Straightforward route to anthrax protection
04 October 2005
Anthrax toxins can be disabled with small, simple molecules, scientists in the US claim.
Photomicrograph of Bacillus anthracis (anthrax) from an agar culture demonstrating spores; Fuchsin-methylene blue spore stain. CDC
Sergey Bezrukov's team at the National Institutes of Health used modified ?-cyclodextrins with seven positive charges to block one of three polypeptides secreted by Bacillus anthracis - the sevenfold-symmetrical protective antigen (PA).
PA acts as a channel for the other two polypeptides - lethal factor and oedema factor - to enter host cells. The team's solution, which Bezrukov said is 'unexpectedly simple and unbelievably straightforward', was to use a molecule, per-6-(3-aminopropylthio)-?-cyclodextrin, with the same symmetry as PA and a complementary charge distribution to the PA channel. This molecule was injected into rats, and protected the animals from anthrax infection by blocking the PA channel.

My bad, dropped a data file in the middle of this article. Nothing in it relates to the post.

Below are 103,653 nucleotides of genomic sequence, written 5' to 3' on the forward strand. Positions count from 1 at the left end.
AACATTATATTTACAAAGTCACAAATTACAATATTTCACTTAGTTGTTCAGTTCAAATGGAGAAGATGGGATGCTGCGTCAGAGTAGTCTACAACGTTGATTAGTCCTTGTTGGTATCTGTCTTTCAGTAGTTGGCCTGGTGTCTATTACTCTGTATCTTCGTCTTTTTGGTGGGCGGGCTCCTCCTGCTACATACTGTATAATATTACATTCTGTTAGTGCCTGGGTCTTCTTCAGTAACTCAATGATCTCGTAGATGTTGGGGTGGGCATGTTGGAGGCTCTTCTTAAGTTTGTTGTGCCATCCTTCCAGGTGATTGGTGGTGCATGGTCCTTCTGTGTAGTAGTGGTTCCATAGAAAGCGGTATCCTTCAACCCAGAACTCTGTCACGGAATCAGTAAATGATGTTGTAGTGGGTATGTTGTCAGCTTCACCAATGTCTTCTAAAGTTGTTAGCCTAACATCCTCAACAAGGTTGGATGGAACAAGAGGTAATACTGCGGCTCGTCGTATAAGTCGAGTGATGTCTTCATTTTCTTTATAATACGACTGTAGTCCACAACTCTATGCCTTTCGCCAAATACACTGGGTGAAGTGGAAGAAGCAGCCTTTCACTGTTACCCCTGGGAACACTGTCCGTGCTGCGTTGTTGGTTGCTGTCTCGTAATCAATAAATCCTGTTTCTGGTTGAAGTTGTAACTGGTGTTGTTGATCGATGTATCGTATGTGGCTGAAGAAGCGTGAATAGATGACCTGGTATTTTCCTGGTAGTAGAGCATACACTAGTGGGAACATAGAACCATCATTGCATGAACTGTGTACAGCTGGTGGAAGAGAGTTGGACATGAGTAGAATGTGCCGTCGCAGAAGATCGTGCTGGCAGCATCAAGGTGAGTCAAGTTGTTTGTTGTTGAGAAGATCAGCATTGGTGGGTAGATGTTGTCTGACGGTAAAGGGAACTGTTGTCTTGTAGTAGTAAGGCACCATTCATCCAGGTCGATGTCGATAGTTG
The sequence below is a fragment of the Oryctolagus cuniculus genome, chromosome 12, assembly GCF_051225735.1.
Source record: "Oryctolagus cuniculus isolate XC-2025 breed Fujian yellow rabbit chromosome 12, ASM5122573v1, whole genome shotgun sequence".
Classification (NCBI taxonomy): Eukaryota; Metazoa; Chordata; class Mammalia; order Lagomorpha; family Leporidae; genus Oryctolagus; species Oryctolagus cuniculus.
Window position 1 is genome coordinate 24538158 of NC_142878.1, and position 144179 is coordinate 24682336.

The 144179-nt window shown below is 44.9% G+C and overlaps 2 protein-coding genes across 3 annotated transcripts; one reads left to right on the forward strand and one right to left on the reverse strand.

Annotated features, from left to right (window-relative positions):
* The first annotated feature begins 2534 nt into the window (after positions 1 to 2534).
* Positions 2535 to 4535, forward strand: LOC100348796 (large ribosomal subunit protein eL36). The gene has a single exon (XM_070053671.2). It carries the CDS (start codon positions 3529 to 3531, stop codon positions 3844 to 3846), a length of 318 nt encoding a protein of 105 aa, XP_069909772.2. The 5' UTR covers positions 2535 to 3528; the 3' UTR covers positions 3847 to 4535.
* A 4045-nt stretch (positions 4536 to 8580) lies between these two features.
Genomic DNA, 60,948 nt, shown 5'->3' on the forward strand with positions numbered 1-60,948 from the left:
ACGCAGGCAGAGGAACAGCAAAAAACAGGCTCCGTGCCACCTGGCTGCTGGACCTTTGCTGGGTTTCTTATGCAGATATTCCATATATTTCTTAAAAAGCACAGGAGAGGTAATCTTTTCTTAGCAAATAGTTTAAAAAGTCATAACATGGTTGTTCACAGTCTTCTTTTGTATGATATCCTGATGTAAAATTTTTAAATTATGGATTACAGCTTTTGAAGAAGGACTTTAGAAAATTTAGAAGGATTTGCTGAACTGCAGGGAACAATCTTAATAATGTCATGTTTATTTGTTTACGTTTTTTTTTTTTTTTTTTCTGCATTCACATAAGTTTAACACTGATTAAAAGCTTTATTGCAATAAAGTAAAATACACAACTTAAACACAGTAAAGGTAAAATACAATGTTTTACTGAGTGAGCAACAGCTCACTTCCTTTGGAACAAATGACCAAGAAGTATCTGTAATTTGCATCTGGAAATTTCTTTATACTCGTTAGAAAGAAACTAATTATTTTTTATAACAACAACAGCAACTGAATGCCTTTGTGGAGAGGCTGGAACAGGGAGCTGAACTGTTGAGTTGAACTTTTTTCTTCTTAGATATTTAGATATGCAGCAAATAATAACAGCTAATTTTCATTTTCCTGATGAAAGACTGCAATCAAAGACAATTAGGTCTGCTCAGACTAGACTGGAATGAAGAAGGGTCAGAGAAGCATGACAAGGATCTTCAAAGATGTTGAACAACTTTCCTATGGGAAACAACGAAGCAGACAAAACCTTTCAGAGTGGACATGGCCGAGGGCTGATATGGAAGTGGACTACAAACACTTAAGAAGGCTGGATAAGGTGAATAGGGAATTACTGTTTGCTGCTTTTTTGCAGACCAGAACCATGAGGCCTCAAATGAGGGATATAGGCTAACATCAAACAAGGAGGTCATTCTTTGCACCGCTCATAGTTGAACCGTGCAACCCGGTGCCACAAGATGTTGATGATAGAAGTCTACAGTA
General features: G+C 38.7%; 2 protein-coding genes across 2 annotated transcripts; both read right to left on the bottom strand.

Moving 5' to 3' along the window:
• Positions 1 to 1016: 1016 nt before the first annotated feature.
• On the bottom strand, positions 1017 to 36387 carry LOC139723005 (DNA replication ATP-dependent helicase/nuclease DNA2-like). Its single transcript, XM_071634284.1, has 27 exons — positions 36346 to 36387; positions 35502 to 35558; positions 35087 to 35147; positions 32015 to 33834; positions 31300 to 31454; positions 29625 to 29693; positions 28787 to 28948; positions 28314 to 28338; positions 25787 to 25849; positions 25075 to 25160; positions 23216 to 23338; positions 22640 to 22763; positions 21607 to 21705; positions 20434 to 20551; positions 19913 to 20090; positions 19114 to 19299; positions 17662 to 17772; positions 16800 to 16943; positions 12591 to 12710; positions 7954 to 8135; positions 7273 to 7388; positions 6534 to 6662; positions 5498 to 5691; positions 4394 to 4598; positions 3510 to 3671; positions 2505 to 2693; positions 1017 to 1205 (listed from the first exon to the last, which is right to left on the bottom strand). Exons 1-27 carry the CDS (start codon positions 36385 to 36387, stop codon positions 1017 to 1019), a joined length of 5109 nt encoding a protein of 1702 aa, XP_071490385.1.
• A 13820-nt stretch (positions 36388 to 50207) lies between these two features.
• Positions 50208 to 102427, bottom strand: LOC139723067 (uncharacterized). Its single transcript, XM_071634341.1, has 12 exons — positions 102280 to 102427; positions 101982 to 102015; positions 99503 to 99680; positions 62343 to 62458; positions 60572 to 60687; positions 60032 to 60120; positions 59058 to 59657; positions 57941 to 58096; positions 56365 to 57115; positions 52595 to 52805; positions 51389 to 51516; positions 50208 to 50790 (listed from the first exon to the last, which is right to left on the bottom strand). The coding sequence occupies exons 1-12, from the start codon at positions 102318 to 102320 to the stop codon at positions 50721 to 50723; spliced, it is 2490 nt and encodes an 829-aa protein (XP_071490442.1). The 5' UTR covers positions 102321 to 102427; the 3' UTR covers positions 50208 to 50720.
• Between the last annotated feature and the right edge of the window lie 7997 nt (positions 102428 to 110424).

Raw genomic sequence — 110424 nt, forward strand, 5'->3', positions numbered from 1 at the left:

Bezrukov said their approach is much simpler and faster to develop than current options, which he said focus on genetic engineering of new proteins, or site-directed mutagenesis of existing proteins. He added that the shelf life of their molecule is 'orders of magnitude longer than that of any protein-based drugs.'
Brian Spratt, from the department of infectious disease epidemiology at Imperial College London's medical school, UK, warned that these preliminary results 'Only show that animals can be protected if the inhibitor is given at the same time as the toxin.This is not what happens in real world situations.'
Spratt would ultimately like to see a safe vaccine developed, but said that for populations who are not protected by vaccination there is a reliance on detecting disease before it can be treated. In this case, said Spratt, a toxin inhibitor might not be much help because by then 'enough toxin has been produced and has done too much damage.' Katharine Sanderson